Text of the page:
Tunisian pilots jailed for 2005 Sicily crash

An Italian court handed down 10-year prison sentences Monday on the pilot and co-pilot of a Tunisian airliner which crashed off Sicily in August 2005, killing 16 people, the Sky TG24 news channel said.

Five other people, including the head of the airline Tuninter, received lesser jail sentences, while two were acquitted, ANSA news agency added.

All were tried in their absence, and their lawyers said they would appeal.

Italy banned Tuninter, a subsidiary of national carrier Tunisair, after an investigation showed that the plane that crashed on August 6, 2005 had been fitted with the wrong fuel gauge.

Sixteen people died and 23 survived when the twin-engined ATR-72 regional transport turboprop came down in the sea with empty fuel tanks.

The gauge, designed for the older and smaller ATR-42, led the pilots to believe they had sufficient fuel for their trip from the southern Italian city of Bari to the Tunisian resort island of Djerba, the investigation showed.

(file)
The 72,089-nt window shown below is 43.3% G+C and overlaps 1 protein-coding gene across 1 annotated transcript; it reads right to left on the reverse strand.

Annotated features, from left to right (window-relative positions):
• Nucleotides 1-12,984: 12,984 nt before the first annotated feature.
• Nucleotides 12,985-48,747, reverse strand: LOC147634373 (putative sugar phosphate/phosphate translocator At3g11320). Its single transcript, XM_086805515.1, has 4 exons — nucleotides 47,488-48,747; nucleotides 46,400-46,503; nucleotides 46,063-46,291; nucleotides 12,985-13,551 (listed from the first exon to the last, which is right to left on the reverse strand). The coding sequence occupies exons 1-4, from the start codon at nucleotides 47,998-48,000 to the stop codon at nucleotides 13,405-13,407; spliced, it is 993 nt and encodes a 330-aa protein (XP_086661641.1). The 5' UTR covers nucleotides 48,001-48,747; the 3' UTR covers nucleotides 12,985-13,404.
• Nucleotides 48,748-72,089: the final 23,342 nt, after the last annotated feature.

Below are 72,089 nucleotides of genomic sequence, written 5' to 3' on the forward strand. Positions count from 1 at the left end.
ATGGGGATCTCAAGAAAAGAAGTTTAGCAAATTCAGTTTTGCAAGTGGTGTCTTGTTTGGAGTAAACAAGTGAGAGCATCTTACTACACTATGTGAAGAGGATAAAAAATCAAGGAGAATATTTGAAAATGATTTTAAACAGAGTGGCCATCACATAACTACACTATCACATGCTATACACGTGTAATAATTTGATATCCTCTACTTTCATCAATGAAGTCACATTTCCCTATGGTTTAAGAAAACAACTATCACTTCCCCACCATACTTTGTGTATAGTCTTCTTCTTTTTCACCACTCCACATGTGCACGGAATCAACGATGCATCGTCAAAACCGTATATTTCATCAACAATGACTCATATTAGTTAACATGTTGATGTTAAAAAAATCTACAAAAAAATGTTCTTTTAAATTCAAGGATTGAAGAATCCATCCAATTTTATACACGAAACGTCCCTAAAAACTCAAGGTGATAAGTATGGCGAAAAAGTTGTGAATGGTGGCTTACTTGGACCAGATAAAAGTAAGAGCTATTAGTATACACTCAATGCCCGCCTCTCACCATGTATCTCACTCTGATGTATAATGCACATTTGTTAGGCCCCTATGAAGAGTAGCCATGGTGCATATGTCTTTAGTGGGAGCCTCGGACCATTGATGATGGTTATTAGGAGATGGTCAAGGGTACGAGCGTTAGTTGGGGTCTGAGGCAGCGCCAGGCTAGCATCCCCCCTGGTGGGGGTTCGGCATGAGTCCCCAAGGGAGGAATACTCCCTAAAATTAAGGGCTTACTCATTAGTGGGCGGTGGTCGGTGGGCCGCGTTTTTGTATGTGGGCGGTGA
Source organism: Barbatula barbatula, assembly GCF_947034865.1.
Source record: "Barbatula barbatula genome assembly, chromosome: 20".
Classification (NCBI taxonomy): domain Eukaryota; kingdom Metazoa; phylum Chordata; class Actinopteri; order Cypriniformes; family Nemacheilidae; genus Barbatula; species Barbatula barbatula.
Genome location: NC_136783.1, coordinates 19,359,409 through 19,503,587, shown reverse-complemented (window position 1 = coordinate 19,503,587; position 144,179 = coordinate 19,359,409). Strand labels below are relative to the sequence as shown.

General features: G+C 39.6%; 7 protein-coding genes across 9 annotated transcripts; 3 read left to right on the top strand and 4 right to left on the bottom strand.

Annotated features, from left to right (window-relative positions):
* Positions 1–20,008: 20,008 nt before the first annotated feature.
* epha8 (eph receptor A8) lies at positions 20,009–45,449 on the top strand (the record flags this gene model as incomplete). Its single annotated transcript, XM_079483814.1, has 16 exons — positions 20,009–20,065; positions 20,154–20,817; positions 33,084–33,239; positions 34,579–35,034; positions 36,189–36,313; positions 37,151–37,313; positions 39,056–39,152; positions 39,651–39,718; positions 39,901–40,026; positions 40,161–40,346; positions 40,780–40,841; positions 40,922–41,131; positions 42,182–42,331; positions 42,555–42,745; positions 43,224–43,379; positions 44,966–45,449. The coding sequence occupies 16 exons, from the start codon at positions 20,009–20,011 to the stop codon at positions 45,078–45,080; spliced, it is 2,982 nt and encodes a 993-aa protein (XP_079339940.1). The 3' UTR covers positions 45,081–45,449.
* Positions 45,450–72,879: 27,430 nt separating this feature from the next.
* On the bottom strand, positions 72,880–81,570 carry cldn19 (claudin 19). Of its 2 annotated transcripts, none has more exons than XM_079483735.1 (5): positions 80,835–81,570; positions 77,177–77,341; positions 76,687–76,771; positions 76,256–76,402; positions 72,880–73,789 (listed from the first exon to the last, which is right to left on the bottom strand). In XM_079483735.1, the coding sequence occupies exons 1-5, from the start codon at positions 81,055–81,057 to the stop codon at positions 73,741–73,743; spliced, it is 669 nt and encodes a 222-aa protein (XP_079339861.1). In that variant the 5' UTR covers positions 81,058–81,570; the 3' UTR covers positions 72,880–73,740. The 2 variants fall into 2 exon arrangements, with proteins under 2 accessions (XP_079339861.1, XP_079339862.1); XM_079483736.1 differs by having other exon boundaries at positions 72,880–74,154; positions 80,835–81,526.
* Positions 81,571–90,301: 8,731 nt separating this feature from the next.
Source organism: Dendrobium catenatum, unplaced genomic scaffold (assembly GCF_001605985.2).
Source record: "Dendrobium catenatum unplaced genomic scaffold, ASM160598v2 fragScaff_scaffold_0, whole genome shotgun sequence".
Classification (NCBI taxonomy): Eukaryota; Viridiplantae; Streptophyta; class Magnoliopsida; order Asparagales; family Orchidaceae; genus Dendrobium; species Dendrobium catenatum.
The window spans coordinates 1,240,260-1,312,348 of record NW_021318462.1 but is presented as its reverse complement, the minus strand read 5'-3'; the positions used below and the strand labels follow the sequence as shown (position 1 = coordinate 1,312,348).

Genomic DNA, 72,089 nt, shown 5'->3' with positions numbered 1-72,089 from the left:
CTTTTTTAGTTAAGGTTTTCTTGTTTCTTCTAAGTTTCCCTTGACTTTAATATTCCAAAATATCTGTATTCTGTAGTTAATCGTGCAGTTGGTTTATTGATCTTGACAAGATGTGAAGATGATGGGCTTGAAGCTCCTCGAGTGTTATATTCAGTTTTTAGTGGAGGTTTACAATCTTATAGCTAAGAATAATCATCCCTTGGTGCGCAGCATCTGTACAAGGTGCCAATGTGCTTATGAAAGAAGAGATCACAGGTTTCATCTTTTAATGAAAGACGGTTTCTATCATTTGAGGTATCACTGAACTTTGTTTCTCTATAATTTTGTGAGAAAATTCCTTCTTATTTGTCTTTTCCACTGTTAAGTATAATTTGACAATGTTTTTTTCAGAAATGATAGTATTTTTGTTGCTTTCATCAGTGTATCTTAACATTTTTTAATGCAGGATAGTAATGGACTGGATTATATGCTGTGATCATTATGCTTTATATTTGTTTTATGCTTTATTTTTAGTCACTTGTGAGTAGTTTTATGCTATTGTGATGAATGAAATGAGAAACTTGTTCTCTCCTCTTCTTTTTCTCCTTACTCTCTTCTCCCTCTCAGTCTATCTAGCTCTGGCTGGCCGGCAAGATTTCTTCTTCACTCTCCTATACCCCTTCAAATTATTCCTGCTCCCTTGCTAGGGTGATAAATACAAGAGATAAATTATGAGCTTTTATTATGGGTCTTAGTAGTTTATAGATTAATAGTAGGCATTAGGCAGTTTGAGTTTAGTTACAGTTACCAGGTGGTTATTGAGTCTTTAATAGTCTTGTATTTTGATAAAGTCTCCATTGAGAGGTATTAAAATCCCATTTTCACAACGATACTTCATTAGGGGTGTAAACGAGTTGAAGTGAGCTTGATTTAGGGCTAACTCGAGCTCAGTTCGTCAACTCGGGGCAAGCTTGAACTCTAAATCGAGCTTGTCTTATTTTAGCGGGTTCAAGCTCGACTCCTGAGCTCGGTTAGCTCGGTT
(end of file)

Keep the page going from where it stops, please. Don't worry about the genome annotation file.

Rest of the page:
The crew of the Tunisian aircraft thought they had 3,000 litres of fuel when they landed in Bari and requested only an additional 240 litres for the flight to Djerba, according to the Italian accident report.

The aircraft's two engines stopped nearly simultaneously and it was forced to come down in the sea around 18 nautical miles (33 kilometres) from Sicily's main city of Palermo.

The gauge had been installed the day before the crash by the maintenance arm of Tunisair, according to the report.
Pilot Chafik Gharby and co-pilot Ali Kebaier were each given 10 years, Tuninter director general Moncef Zouari and technical director Zoueir Chetouane nine years, and two officials responsible for maintenance and a mechanic were given eight years, ANSA said.

The two acquitted were shop-floor technicians.
ANSA quoted the mother of one of the victims, Angela Trentadue, as saying that she was "quite satisfied with the judgement, even though no one can give me my daughter back".